Key message: interferon alpha improves both disease-free survival and overall survival of people with high-risk cutaneous melanoma. Interferon is also valid as a reference standard for future trials of other new treatments.
Cutaneous melanoma is a type of skin cancer that’s on the rise in all Western countries and carries with it a poor chance of survival for those in whom the cancer has spread, with around 10% surviving longer than five years. For those whose cancer has not spread, their outlook after surgery is variable; between 40% and 90% are alive after five years. Interferon alpha is the only drug approved for adjuvant (additional) treatment of high-risk cutaneous melanoma after surgery, but not enough has been known about its benefits for it to be offered as a standard treatment. A new review from the Cochrane Skin Group has brought together evidence from randomised controlled trials (RCTs) assessing the effects of interferon alpha, as an adjuvant treatment, on disease-free survival and overall survival in high-risk patients. High-risk patients were defined as those in whom the cancer had spread to the lymph nodes or whose primary tumour was more than one millimeter thick. Eighteen trials with over 10,000 people were included, comparing interferon alpha with observation or other treatments.
What did they find?
- Adjuvant interferon was associated with significantly improved disease-free survival and overall survival
The numbers: Adjuvant interferon was associated with significantly improved disease-free survival (HR (hazard ratio) = 0.83; 95% CI (confidence interval) 0.78 to 0.87, P value < 0.00001) and overall survival (HR = 0.91; 95% CI 0.85 to 0.97; P value = 0.003).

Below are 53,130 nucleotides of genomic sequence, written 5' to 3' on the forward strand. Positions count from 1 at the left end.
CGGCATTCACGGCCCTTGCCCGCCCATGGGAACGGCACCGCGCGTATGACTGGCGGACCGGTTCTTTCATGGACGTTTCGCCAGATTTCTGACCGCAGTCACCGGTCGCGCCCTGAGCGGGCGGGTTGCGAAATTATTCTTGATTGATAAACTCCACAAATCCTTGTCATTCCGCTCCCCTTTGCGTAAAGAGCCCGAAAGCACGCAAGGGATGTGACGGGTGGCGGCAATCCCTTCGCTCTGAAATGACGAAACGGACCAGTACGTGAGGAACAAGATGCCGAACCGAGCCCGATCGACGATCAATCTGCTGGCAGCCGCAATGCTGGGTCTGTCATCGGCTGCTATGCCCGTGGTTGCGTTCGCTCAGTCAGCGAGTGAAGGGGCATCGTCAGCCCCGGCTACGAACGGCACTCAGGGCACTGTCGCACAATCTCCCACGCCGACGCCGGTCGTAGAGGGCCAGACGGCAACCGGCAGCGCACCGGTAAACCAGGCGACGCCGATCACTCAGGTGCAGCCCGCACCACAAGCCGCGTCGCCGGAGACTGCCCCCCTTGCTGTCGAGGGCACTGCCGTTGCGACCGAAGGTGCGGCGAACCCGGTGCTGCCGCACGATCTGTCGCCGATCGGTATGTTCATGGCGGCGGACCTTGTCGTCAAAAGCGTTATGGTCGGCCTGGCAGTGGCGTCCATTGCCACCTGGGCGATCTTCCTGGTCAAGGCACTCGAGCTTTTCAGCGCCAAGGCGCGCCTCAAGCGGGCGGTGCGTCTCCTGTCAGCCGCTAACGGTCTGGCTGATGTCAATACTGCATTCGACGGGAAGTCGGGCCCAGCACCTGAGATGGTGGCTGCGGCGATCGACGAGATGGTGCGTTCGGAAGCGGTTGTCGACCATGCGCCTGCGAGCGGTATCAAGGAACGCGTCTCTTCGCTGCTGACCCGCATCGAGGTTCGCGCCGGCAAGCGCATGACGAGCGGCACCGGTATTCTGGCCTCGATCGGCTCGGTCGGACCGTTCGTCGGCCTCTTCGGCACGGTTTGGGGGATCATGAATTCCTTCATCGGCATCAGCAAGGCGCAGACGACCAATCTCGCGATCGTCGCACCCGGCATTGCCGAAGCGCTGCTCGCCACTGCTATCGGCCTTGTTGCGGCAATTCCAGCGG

- Whether some treatment features, such as dose and length of time taking it, have an impact of its effectiveness, or whether subgroups of patients (such as those with our without lymph node involvement) benefit differently, remains unknown
- Side-effects such as fever and tiredness were mostly not severe and went away when the treatment finished
How good was the evidence?
The reviewers judged the evidence to be of high quality, allowing for robust conclusions about the impact of interferon. They were able to perform meta-analyses (combining results) on 10, 345 people in 17 RCTs for disease-free survival and 9927 people from 15 RCTs for overall survival. There was generally low risk of bias in the studies.
Why is this review important?
Hywel Williams, Professor of Dermato-Epidemiology at the University of Nottingham and Co-ordinating Editor of the Cochrane Skin Group, comments:
“It was always unclear to me whether adjuvant therapy with agents like interferon alpha were really worthwhile for people diagnosed with melanoma at high risk of disseminated disease. I knew they could increase disease-free survival, but I was unclear whether they improved overall survival, and if so at what cost in terms of side effects. This review has illustrated to me that interferon alpha not only improves disease-free survival by about 17%, but also overall survival by about 9%. Not a huge benefit granted, but a benefit nevertheless. The studies were fairly similar and I have confidence in these estimates. The side effects of interferon alpha were not severe in the majority and seemed to disappear when treatment was completed. The review has provided important evidence to inform patient choices and has also established a reference standard that other new adjuvant agents can be measured against in future studies.”
This is an important review, then, for people with this life-threatening disease and the doctors treating them and also future trialists. More research is needed to establish which patients are most likely to benefit from this treatment.
Mocellin S, Lens MB, Pasquali S, Pilati P, Chiarion Sileni V. Interferon alpha for the adjuvant treatment of cutaneous melanoma. Cochrane Database of Systematic Reviews 2013, Issue 6. Art. No.: CD008955. DOI: 10.1002/14651858.CD008955.pub2.